We’ve developed a new BaseSpace app named NextBio Annotates RNA-Seq that lets you ‘test-drive’ NextBio Research on your RNA-Seq data. With a few clicks, you can find how the most differentially expressed genes in your experiment are correlated with diseases, tissue types, public studies, and more.
When you run the Cufflinks Assembly and DE app on your RNA-Seq data, you receive a list of differentially expressed genes. What do these genes do? In what cell lines are they expressed? What drugs are they associated with? These are the questions that NextBio Research helps to answer.
When you run the NextBio Annotates RNA-Seq app, the most differentially expressed genes from your experiment are annotated via the NextBio Research API. The output report shows you how those genes are correlated with many public experiments. This is accomplished by the extensive curation of public data that has been performed by the NextBio curation team.
Of course this app gives just a taste of what NextBio Research can do. In the full version of the product, you can import data of many different types — not just RNA-Seq data. You can use the NextBio Correlation Engine to find how ranked lists of genes from your experiments compare to those in thousands of public experiments. If you’re interested, you can try the full version for free.
We hope this app shows you how NextBio Research can enrich your experiments, by easily annotating and correlating your data with curated public experiments.
We just released an important update to BaseSpace IGV that adds several new features and bug fixes.
First, we updated to Broad IGV version 2.3 (from version 2.1). This update includes many new useful features from The Broad Institute, which you can read about here.
We also improved the BaseSpace data browser within IGV. You can now select BaseSpace data to load into IGV from a separate window, which keeps the primary IGV window clean for analyzing sequencing data. The new data browser will open every time you launch IGV from BaseSpace. You can also access the browser from the ‘BaseSpace ‘ menu in IGV.
Finally, we improved how BaseSpace IGV is launched and updated. After you launch IGV for the first time, we cache the downloaded files on your computer so that subsequent launches are very fast. When we release updates to IGV, these will be automatically downloaded on your next app launch. Also, if IGV is already open on your computer, launching from BaseSpace now adds the newly launched data into IGV.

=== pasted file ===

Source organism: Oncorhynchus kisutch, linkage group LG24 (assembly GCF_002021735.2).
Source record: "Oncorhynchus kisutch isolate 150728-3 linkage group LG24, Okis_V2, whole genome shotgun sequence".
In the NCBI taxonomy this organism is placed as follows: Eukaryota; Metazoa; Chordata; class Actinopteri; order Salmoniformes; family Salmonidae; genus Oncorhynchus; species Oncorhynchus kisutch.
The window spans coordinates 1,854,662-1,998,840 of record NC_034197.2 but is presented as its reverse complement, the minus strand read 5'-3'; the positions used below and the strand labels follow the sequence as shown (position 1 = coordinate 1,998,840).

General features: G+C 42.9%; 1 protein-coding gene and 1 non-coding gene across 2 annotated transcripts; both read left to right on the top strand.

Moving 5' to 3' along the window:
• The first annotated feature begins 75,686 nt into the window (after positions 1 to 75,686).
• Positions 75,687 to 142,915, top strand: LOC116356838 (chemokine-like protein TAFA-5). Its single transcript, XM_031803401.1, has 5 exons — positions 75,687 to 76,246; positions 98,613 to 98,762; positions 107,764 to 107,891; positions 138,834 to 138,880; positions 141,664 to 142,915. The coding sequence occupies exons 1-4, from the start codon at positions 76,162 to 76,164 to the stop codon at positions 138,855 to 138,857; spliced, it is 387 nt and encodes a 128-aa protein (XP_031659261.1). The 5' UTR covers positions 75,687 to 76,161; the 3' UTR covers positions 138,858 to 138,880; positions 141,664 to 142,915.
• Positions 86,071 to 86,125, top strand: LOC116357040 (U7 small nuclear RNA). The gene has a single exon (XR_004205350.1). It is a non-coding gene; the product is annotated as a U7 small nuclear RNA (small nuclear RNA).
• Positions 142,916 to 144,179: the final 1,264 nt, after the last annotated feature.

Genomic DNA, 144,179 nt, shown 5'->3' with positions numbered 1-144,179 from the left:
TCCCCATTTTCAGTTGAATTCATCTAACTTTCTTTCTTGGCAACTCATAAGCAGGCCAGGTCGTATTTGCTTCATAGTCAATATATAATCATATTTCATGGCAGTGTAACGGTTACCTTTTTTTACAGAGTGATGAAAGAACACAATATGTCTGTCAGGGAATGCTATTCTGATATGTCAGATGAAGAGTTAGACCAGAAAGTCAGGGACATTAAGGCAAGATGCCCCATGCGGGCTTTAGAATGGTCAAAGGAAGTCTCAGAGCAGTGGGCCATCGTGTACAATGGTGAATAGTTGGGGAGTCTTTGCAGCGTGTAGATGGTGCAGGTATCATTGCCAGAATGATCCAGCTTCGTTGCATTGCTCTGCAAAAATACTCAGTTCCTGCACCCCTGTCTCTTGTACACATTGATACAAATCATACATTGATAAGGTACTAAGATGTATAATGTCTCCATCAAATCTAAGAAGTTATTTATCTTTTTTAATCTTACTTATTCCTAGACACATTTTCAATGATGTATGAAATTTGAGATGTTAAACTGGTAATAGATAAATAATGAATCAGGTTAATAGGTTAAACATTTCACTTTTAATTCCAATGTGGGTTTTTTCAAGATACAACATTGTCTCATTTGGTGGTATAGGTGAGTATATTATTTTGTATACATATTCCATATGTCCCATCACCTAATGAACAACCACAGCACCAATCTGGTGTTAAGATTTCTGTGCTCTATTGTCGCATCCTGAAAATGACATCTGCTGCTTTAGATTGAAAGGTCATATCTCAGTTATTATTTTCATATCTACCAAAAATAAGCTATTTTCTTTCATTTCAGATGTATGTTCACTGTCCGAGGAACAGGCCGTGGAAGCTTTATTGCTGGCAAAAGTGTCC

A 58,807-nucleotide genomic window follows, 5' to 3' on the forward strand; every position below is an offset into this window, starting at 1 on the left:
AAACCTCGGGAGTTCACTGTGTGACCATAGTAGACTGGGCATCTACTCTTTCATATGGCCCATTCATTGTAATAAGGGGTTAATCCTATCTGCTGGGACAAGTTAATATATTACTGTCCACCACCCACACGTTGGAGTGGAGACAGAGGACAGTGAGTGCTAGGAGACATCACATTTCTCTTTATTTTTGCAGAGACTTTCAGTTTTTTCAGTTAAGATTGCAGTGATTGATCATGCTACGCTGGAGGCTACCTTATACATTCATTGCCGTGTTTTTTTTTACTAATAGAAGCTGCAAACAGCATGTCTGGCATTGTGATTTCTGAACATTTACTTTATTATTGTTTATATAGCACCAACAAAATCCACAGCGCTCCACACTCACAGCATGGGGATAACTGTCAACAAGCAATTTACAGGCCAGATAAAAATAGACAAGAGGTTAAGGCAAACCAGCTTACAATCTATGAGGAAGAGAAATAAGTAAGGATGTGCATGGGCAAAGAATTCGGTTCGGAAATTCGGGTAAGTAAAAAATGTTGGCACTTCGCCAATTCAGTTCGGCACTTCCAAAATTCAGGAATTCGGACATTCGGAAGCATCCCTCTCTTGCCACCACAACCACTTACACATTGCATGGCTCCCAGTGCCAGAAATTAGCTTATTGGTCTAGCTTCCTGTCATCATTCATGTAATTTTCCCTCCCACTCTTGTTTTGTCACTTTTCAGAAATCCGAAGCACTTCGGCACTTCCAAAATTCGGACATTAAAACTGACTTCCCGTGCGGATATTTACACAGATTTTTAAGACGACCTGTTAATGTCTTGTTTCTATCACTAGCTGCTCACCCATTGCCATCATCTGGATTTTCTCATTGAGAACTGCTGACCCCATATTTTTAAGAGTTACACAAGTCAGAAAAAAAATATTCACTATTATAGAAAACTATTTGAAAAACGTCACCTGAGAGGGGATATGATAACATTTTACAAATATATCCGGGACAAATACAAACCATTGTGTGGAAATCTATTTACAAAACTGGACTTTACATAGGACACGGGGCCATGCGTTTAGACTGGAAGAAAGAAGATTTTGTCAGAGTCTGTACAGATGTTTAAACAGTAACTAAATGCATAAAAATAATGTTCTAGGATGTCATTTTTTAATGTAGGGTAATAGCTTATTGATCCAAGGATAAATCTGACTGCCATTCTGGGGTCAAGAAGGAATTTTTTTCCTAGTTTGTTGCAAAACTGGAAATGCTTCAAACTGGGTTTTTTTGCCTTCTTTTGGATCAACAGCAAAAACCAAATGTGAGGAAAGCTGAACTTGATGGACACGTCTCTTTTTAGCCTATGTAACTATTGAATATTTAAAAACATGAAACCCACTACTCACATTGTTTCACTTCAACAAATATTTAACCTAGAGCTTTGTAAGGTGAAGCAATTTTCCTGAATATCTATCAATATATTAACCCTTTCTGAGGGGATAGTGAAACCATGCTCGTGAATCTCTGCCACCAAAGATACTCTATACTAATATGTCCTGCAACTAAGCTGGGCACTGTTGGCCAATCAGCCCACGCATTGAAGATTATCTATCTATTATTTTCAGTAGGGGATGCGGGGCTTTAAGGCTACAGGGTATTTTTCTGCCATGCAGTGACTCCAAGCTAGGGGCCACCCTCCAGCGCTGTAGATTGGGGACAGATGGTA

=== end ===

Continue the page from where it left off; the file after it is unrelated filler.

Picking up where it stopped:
We hope that these improvements will allow you to quickly and easily view your BaseSpace data in IGV.
We’re excited to announce our first app — the Broad’s Integrative Genomics Viewer (IGV). IGV brings the power of a rich genome browser to your BaseSpace data. It also shows you what launching apps will be like in BaseSpace.
BaseSpace Data in IGV
IGV is a fully featured genome browser that allows you to visualize your sequence data in great detail. It is a desktop application that can load data both from your local computer and over the Internet. We’ve modified IGV to display alignment and variant data from BaseSpace (BAM and VCF files). This allows you to perform variant analysis after launching Resequencing or Amplicon workflows in BaseSpace.
Launching the IGV App in BaseSpace
Launching IGV from BaseSpace is simple. After selecting IGV from the App Launcher, you’ll be asked for permission to allow IGV to read your BaseSpace data. Then IGV launches (your browser downloads a ‘jnlp’ file – in some browsers you may need to manually open this file). Launching IGV in BaseSpace is also context sensitive. When you’re viewing an analyzed Sample in BaseSpace and you launch IGV, the Sample will be highlighted in IGV. Currently, you can launch IGV in BaseSpace from the Sample Details page of an App Result.
Browsing BaseSpace Files in IGV
When you launch IGV, you’ll give the app permission to view everything in one of your Projects. We’ve added a file explorer to IGV so you can navigate your Project’s data within IGV. Only BAM and VCF files will show for now (i.e. alignments and variants). Just double click to load them into the browser (it’s best to load variants — the VCF files — first to they don’t get hidden below an alignment track).
How did we develop the IGV app?
We developed the IGV app just as any developer will develop apps for BaseSpace. That is, we used the BaseSpace API to access BaseSpace data. We’ve released our version of the IGV app as open source on github – check it out to see how we used the API and add features if you wish. If you want to create your own apps with the BaseSpace API, check out our developer portal.
We hope you find the IGV app useful for analyzing your BaseSpace data. Let us know what you think! We’re excited to release IGV as our first app. Check back here for announcements about more apps to come.